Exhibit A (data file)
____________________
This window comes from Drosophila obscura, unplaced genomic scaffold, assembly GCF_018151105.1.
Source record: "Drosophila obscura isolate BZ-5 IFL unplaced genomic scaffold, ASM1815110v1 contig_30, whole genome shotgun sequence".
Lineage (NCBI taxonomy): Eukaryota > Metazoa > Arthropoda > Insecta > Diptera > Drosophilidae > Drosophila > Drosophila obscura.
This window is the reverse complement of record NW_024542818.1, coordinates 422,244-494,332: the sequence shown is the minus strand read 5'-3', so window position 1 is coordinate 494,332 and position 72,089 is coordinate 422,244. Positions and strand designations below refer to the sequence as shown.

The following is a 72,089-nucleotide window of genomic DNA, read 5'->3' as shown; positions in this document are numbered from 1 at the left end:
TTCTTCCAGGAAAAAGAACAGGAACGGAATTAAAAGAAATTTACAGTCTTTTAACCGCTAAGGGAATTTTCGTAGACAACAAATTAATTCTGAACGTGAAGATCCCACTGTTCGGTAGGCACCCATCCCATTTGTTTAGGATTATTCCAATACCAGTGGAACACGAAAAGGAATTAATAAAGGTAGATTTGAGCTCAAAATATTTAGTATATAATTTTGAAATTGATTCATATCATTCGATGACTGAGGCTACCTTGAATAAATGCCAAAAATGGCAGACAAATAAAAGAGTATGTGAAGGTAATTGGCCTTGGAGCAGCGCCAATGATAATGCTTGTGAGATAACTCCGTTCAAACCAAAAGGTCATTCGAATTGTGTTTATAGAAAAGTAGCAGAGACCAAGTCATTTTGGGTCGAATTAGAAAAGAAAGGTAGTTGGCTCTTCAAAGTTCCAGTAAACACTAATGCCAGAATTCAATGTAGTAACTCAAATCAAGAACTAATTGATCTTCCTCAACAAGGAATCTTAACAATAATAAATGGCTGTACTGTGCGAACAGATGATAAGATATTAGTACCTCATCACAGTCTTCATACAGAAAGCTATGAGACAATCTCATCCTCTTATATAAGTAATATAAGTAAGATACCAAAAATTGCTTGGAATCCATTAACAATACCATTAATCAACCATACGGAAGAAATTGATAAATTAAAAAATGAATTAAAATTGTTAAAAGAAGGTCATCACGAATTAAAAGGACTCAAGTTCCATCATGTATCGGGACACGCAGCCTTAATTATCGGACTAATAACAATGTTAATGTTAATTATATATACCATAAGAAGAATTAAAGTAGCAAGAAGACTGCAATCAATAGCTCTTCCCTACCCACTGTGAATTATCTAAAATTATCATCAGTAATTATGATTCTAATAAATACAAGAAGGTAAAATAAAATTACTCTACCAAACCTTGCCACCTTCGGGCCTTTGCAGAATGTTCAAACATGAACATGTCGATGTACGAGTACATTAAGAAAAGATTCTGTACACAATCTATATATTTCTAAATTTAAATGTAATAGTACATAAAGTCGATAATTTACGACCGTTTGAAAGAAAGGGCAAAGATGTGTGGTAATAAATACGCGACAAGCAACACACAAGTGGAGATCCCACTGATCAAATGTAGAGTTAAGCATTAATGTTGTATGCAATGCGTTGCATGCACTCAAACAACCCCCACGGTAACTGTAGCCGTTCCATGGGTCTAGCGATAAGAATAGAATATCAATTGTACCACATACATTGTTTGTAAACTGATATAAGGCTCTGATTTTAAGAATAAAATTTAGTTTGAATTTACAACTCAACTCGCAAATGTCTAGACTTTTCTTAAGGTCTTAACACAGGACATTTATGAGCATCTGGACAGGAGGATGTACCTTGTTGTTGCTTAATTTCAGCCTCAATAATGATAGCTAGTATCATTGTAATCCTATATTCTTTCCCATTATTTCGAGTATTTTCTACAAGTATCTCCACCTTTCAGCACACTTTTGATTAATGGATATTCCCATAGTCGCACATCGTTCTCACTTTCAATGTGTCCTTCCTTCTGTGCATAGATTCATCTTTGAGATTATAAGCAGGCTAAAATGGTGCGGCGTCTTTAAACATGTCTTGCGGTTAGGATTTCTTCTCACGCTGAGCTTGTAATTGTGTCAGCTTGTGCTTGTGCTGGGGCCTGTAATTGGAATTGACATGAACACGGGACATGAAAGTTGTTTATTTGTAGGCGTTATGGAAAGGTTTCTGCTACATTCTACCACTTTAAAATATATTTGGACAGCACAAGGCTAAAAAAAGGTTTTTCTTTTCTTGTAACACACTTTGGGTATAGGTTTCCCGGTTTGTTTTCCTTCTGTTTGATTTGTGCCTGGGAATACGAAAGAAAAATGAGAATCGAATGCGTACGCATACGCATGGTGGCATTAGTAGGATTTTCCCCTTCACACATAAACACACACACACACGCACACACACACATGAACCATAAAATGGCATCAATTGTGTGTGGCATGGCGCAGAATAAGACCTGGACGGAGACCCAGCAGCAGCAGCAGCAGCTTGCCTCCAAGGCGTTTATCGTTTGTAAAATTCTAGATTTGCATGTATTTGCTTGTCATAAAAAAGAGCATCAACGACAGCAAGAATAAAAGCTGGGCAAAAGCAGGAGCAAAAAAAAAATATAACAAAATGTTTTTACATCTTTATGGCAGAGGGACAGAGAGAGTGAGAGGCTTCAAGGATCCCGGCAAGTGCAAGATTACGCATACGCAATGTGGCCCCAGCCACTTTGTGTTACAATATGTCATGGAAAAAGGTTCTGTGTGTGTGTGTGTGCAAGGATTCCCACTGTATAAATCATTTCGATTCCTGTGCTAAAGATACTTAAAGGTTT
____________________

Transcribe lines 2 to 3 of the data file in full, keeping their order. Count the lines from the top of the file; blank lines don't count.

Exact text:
Source record: "Drosophila obscura isolate BZ-5 IFL unplaced genomic scaffold, ASM1815110v1 contig_30, whole genome shotgun sequence".
Lineage (NCBI taxonomy): Eukaryota > Metazoa > Arthropoda > Insecta > Diptera > Drosophilidae > Drosophila > Drosophila obscura.